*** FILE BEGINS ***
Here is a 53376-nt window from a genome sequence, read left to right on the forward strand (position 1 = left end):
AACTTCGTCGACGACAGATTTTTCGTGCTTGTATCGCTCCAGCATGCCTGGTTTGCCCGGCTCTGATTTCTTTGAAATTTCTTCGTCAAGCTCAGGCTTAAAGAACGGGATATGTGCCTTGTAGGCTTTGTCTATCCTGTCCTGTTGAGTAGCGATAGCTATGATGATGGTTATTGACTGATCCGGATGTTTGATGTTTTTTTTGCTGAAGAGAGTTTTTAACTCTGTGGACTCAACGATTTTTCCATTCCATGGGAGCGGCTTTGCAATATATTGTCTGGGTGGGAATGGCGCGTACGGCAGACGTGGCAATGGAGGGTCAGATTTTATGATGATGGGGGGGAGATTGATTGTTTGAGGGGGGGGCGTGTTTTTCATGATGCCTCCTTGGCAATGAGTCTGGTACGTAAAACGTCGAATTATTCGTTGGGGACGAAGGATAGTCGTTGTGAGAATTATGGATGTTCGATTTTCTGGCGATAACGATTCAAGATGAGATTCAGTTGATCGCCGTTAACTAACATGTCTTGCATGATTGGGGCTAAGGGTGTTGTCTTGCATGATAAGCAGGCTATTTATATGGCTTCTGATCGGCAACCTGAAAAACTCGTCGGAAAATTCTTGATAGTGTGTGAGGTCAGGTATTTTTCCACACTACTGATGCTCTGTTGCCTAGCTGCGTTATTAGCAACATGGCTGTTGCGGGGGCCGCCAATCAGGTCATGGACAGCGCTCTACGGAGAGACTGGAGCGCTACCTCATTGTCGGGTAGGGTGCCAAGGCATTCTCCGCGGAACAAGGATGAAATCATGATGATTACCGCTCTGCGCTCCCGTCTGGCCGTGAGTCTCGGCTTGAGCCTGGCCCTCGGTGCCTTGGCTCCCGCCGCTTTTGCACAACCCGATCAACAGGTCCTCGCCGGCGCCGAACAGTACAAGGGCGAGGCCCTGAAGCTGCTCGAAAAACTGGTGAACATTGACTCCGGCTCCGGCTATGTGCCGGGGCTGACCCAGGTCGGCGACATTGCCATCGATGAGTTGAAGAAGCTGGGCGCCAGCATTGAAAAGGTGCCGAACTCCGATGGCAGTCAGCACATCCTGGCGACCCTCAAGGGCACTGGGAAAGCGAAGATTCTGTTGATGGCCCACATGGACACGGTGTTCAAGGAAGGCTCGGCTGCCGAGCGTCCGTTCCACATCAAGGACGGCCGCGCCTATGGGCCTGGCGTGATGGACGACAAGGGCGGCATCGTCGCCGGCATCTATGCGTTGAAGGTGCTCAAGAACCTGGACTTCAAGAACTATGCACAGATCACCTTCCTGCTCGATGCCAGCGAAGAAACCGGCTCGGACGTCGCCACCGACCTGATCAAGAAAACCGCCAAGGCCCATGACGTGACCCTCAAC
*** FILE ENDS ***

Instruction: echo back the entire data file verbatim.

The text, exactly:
Here is a 53376-nt window from a genome sequence, read left to right on the forward strand (position 1 = left end):
AACTTCGTCGACGACAGATTTTTCGTGCTTGTATCGCTCCAGCATGCCTGGTTTGCCCGGCTCTGATTTCTTTGAAATTTCTTCGTCAAGCTCAGGCTTAAAGAACGGGATATGTGCCTTGTAGGCTTTGTCTATCCTGTCCTGTTGAGTAGCGATAGCTATGATGATGGTTATTGACTGATCCGGATGTTTGATGTTTTTTTTGCTGAAGAGAGTTTTTAACTCTGTGGACTCAACGATTTTTCCATTCCATGGGAGCGGCTTTGCAATATATTGTCTGGGTGGGAATGGCGCGTACGGCAGACGTGGCAATGGAGGGTCAGATTTTATGATGATGGGGGGGAGATTGATTGTTTGAGGGGGGGGCGTGTTTTTCATGATGCCTCCTTGGCAATGAGTCTGGTACGTAAAACGTCGAATTATTCGTTGGGGACGAAGGATAGTCGTTGTGAGAATTATGGATGTTCGATTTTCTGGCGATAACGATTCAAGATGAGATTCAGTTGATCGCCGTTAACTAACATGTCTTGCATGATTGGGGCTAAGGGTGTTGTCTTGCATGATAAGCAGGCTATTTATATGGCTTCTGATCGGCAACCTGAAAAACTCGTCGGAAAATTCTTGATAGTGTGTGAGGTCAGGTATTTTTCCACACTACTGATGCTCTGTTGCCTAGCTGCGTTATTAGCAACATGGCTGTTGCGGGGGCCGCCAATCAGGTCATGGACAGCGCTCTACGGAGAGACTGGAGCGCTACCTCATTGTCGGGTAGGGTGCCAAGGCATTCTCCGCGGAACAAGGATGAAATCATGATGATTACCGCTCTGCGCTCCCGTCTGGCCGTGAGTCTCGGCTTGAGCCTGGCCCTCGGTGCCTTGGCTCCCGCCGCTTTTGCACAACCCGATCAACAGGTCCTCGCCGGCGCCGAACAGTACAAGGGCGAGGCCCTGAAGCTGCTCGAAAAACTGGTGAACATTGACTCCGGCTCCGGCTATGTGCCGGGGCTGACCCAGGTCGGCGACATTGCCATCGATGAGTTGAAGAAGCTGGGCGCCAGCATTGAAAAGGTGCCGAACTCCGATGGCAGTCAGCACATCCTGGCGACCCTCAAGGGCACTGGGAAAGCGAAGATTCTGTTGATGGCCCACATGGACACGGTGTTCAAGGAAGGCTCGGCTGCCGAGCGTCCGTTCCACATCAAGGACGGCCGCGCCTATGGGCCTGGCGTGATGGACGACAAGGGCGGCATCGTCGCCGGCATCTATGCGTTGAAGGTGCTCAAGAACCTGGACTTCAAGAACTATGCACAGATCACCTTCCTGCTCGATGCCAGCGAAGAAACCGGCTCGGACGTCGCCACCGACCTGATCAAGAAAACCGCCAAGGCCCATGACGTGACCCTCAAC